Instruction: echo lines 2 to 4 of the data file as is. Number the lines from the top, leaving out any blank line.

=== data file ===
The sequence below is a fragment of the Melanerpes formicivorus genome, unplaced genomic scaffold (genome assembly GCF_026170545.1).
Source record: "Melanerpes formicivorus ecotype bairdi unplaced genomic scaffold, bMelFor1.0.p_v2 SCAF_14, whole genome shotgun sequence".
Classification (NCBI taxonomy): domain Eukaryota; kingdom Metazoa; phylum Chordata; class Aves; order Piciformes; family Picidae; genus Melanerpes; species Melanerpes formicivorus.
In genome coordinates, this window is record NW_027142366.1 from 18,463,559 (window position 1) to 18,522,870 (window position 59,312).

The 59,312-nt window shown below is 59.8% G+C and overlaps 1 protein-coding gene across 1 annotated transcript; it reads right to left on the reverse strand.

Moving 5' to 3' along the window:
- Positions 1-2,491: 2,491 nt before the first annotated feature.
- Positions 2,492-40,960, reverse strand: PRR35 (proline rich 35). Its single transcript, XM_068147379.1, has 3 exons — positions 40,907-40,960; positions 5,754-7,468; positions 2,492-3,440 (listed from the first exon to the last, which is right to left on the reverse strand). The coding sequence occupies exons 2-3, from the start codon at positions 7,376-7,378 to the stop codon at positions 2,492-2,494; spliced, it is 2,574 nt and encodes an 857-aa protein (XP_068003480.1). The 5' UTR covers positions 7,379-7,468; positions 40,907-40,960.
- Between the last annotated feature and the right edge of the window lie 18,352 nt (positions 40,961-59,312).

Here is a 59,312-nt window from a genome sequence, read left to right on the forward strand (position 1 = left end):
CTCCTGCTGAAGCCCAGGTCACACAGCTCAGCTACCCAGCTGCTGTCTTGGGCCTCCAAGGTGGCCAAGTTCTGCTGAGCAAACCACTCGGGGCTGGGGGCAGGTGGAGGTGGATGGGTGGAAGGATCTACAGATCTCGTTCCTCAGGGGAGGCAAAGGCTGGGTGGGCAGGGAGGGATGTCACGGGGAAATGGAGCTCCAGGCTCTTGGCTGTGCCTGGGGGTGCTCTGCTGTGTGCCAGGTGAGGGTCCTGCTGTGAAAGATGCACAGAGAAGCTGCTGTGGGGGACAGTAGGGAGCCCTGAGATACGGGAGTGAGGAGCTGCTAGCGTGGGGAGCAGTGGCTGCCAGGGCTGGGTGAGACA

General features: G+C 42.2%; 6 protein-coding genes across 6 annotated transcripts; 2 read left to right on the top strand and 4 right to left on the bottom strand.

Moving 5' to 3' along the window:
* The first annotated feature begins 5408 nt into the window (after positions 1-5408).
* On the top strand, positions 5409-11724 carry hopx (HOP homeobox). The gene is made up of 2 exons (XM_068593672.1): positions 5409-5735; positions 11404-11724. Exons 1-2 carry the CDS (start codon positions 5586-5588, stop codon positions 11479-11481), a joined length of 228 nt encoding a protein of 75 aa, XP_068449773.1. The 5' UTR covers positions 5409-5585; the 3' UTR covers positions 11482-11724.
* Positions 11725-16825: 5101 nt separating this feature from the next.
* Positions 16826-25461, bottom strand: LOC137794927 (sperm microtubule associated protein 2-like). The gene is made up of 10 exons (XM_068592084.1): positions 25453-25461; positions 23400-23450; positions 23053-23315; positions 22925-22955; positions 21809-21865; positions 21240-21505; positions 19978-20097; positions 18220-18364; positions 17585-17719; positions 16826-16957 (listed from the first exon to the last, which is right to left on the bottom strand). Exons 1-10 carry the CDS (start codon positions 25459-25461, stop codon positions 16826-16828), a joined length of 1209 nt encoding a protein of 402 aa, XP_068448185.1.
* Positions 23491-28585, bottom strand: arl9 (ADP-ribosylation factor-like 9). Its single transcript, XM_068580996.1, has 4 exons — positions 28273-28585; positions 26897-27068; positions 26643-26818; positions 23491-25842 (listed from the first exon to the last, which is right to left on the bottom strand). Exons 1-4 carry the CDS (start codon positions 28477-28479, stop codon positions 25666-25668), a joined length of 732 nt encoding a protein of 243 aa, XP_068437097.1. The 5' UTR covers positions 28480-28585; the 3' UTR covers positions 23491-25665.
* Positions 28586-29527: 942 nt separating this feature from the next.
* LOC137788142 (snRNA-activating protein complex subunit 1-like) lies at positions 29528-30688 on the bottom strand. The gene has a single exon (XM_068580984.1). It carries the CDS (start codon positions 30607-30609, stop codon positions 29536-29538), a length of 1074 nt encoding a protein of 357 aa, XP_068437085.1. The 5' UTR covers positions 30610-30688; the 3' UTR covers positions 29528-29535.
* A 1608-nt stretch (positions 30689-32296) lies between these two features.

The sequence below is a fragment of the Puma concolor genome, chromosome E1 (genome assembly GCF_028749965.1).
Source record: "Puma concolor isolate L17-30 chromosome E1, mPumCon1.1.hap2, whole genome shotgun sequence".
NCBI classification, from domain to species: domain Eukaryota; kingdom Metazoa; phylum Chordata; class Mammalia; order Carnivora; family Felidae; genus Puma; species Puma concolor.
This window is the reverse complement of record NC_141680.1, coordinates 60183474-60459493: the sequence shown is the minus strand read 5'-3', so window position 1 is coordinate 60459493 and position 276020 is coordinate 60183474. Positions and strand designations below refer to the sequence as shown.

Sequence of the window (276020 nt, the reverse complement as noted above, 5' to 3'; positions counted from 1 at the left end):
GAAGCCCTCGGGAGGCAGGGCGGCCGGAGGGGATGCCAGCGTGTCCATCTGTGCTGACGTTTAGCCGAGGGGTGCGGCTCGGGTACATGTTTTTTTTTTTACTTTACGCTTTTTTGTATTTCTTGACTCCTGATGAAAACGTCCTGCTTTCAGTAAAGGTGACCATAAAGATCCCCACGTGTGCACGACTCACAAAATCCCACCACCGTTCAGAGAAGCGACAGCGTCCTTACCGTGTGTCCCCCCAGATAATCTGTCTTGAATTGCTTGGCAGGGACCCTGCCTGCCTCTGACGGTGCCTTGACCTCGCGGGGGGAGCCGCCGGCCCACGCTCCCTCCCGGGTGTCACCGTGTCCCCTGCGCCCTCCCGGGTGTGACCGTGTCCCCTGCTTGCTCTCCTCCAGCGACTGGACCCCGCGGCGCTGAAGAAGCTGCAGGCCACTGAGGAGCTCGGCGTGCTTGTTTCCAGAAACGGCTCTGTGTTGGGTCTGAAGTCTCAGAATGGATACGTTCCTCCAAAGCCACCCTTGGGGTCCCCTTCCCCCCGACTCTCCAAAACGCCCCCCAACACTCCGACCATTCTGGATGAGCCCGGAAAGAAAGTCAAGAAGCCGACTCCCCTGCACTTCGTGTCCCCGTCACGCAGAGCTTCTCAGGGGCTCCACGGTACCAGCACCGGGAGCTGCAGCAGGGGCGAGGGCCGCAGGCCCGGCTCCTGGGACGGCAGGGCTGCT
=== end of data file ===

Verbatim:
Source record: "Melanerpes formicivorus ecotype bairdi unplaced genomic scaffold, bMelFor1.0.p_v2 SCAF_14, whole genome shotgun sequence".
Classification (NCBI taxonomy): domain Eukaryota; kingdom Metazoa; phylum Chordata; class Aves; order Piciformes; family Picidae; genus Melanerpes; species Melanerpes formicivorus.
In genome coordinates, this window is record NW_027142366.1 from 18,463,559 (window position 1) to 18,522,870 (window position 59,312).